Wellcome’s pay gap data 2019

Today we have published our pay gap data, which is a snapshot of Wellcome on 5 April 2019. 

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Credit: Rattankun Thongbun / iStock

Our pay gap data shows that we have much more progress to make – so we're making fundamental changes.

In 2016, the government made it compulsory for UK-based organisations with over 250 employees to share their gender pay gap information. 

This year we are also publishing our ethnicity pay gap data. This is not yet required by law. We’re doing so as part of a wider commitment across Wellcome to understand and share what we’re doing to continue our work to be an inclusive workplace.

Wellcome’s gender pay gap 2019

On 5 April 2019, Wellcome had a gender gap in median pay of 17.3%. This is slightly smaller than the UK average, which the Office for National Statistics (ONS) reported as 17.9% in 2018. 

Although our gender pay gap has narrowed by 3.5% since 2017, most of that improvement happened the previous year – the 2019 figure is only 0.1% lower than in 2018.

We know that we have much more progress to make. But rather than short-term fixes, we are making fundamental and sustainable changes to make Wellcome a more diverse and inclusive employer over time.

Wellcome’s ethnicity pay gap 2019

On 5 April 2019, Wellcome had an ethnicity gap in median pay of 0.4%.

This is the first time we have reported our ethnicity pay gap data. Although the headline figure of 0.4% is encouraging, it does not give the whole picture:

  • we know from other evidence that the experience of BAME and non-BAME people at Wellcome can be very different
  • the breadth of the BAME category can be helpful, but in this context may mask important differences between specific minority ethnic groups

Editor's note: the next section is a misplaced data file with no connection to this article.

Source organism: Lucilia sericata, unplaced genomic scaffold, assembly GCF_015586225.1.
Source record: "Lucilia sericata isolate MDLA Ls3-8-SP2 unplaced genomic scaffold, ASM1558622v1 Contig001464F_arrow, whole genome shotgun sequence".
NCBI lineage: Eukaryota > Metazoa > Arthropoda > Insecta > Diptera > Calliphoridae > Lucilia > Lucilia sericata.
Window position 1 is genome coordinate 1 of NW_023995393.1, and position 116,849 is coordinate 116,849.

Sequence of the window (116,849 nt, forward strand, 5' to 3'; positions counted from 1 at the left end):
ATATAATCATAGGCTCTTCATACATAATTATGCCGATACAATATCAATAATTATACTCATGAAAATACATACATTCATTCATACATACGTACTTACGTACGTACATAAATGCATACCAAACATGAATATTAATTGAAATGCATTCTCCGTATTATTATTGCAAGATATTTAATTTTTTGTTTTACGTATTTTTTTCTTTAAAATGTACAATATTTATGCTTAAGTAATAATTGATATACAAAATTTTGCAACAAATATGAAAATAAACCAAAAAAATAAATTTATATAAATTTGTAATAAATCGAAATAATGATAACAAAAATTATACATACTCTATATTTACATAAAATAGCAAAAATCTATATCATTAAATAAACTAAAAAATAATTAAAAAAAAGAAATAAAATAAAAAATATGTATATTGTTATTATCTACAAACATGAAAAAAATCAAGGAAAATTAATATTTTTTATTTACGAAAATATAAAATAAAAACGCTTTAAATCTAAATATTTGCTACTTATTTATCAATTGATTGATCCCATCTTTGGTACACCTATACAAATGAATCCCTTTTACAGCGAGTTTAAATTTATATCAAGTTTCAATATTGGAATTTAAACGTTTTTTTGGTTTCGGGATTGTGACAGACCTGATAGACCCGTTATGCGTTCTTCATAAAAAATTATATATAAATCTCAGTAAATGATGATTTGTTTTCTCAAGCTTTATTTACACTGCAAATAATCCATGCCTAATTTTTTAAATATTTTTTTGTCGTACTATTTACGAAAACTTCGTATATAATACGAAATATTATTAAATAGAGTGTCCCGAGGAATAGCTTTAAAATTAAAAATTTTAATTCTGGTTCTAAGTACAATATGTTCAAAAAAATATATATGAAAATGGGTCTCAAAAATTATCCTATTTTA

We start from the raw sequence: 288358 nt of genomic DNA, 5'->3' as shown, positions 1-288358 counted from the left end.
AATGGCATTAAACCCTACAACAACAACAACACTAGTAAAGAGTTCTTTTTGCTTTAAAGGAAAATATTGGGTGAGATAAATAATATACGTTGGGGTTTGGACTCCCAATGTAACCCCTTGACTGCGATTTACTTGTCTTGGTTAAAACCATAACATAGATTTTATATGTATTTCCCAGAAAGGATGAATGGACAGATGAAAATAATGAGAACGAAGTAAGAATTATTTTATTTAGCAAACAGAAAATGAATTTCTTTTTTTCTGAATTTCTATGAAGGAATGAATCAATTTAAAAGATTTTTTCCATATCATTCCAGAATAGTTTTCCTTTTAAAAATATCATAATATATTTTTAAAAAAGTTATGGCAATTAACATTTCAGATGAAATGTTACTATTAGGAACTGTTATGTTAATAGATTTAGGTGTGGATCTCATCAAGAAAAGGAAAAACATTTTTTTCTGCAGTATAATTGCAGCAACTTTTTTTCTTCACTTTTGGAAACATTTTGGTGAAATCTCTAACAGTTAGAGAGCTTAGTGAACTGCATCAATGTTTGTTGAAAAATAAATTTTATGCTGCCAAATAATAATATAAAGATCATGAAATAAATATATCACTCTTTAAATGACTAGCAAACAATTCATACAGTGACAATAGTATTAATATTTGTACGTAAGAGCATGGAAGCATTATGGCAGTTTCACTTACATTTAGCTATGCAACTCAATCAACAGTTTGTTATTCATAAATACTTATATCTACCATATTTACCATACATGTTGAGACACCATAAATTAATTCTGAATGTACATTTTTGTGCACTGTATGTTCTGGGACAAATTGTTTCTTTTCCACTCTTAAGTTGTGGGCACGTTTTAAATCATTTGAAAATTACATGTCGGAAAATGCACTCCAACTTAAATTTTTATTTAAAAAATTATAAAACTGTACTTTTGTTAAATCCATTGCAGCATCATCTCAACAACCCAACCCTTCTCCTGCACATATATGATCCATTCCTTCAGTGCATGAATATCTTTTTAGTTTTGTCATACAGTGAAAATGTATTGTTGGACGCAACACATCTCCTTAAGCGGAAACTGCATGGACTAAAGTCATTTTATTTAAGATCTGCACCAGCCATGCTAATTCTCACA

• interpretation of this year’s ethnicity pay gap data has to be tentative because as of April 2019 we had not received ethnicity data from a third of Wellcome employees. 

Combined with other data we have collected, our ethnicity pay gap confirms we have more to do to support the recruitment, retention and progress of BAME colleagues, especially at senior levels, and we need to work harder to remove barriers to success.

Actions we’re taking to reduce our pay gaps

It is clear from this year’s data that we need to do more within Wellcome to recruit more women and people from black and minority ethnic groups at the most senior levels, and to better support career progression.

Our pay gap action plan, launched in January 2018, includes:

  • prioritising diversity and inclusion data
  • changing recruitment processes
  • offering unconscious bias training to all staff 
  • piloting a reverse diverse mentoring scheme for senior staff
  • signing up to the Race at Work Charter
  • launching a new flexible working policy.

We will continue to develop this plan, and to be open and honest about our progress, challenges and failings. Our actions will be guided by evidence, what we learn along the way and the experiences of everyone at Wellcome. 

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